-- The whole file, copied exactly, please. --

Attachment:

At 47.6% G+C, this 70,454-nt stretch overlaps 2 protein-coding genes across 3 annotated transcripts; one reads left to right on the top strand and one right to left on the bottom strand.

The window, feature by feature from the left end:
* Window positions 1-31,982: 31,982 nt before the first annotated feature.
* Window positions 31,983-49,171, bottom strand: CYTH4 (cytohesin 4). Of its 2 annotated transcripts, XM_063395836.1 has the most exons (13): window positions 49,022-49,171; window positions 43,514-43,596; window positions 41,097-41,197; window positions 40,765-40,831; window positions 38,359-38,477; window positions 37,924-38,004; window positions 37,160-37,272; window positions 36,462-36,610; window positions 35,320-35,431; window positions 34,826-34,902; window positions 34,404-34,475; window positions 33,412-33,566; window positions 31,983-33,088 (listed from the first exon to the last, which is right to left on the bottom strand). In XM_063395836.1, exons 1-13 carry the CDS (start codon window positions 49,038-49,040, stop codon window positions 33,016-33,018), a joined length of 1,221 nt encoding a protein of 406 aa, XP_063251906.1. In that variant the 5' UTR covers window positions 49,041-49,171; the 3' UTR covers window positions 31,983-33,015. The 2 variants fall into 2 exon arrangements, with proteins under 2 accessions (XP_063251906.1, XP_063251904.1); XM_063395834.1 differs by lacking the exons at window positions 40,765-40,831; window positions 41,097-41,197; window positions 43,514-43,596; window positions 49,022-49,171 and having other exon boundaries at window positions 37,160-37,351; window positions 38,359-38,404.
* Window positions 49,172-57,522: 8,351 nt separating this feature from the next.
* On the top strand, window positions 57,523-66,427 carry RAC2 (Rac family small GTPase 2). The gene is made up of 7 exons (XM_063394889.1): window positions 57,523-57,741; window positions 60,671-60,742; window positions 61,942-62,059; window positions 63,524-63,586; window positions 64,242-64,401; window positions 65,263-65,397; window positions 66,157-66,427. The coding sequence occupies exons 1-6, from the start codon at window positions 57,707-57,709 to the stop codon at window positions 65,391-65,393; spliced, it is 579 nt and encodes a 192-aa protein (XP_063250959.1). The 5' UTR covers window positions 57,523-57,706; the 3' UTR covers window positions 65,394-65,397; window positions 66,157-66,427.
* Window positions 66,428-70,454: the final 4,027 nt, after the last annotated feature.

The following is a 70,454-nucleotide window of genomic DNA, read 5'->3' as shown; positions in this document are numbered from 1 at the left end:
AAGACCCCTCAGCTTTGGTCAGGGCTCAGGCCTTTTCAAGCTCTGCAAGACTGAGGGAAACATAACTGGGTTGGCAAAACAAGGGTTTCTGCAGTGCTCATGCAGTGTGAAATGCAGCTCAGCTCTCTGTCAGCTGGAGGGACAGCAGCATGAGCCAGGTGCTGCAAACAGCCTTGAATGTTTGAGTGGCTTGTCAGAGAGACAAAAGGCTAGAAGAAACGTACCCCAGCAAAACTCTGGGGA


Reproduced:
At 47.6% G+C, this 70,454-nt stretch overlaps 2 protein-coding genes across 3 annotated transcripts; one reads left to right on the top strand and one right to left on the bottom strand.

The window, feature by feature from the left end:
* Window positions 1-31,982: 31,982 nt before the first annotated feature.
* Window positions 31,983-49,171, bottom strand: CYTH4 (cytohesin 4). Of its 2 annotated transcripts, XM_063395836.1 has the most exons (13): window positions 49,022-49,171; window positions 43,514-43,596; window positions 41,097-41,197; window positions 40,765-40,831; window positions 38,359-38,477; window positions 37,924-38,004; window positions 37,160-37,272; window positions 36,462-36,610; window positions 35,320-35,431; window positions 34,826-34,902; window positions 34,404-34,475; window positions 33,412-33,566; window positions 31,983-33,088 (listed from the first exon to the last, which is right to left on the bottom strand). In XM_063395836.1, exons 1-13 carry the CDS (start codon window positions 49,038-49,040, stop codon window positions 33,016-33,018), a joined length of 1,221 nt encoding a protein of 406 aa, XP_063251906.1. In that variant the 5' UTR covers window positions 49,041-49,171; the 3' UTR covers window positions 31,983-33,015. The 2 variants fall into 2 exon arrangements, with proteins under 2 accessions (XP_063251906.1, XP_063251904.1); XM_063395834.1 differs by lacking the exons at window positions 40,765-40,831; window positions 41,097-41,197; window positions 43,514-43,596; window positions 49,022-49,171 and having other exon boundaries at window positions 37,160-37,351; window positions 38,359-38,404.
* Window positions 49,172-57,522: 8,351 nt separating this feature from the next.
* On the top strand, window positions 57,523-66,427 carry RAC2 (Rac family small GTPase 2). The gene is made up of 7 exons (XM_063394889.1): window positions 57,523-57,741; window positions 60,671-60,742; window positions 61,942-62,059; window positions 63,524-63,586; window positions 64,242-64,401; window positions 65,263-65,397; window positions 66,157-66,427. The coding sequence occupies exons 1-6, from the start codon at window positions 57,707-57,709 to the stop codon at window positions 65,391-65,393; spliced, it is 579 nt and encodes a 192-aa protein (XP_063250959.1). The 5' UTR covers window positions 57,523-57,706; the 3' UTR covers window positions 65,394-65,397; window positions 66,157-66,427.
* Window positions 66,428-70,454: the final 4,027 nt, after the last annotated feature.

The following is a 70,454-nucleotide window of genomic DNA, read 5'->3' as shown; positions in this document are numbered from 1 at the left end:
AAGACCCCTCAGCTTTGGTCAGGGCTCAGGCCTTTTCAAGCTCTGCAAGACTGAGGGAAACATAACTGGGTTGGCAAAACAAGGGTTTCTGCAGTGCTCATGCAGTGTGAAATGCAGCTCAGCTCTCTGTCAGCTGGAGGGACAGCAGCATGAGCCAGGTGCTGCAAACAGCCTTGAATGTTTGAGTGGCTTGTCAGAGAGACAAAAGGCTAGAAGAAACGTACCCCAGCAAAACTCTGGGGA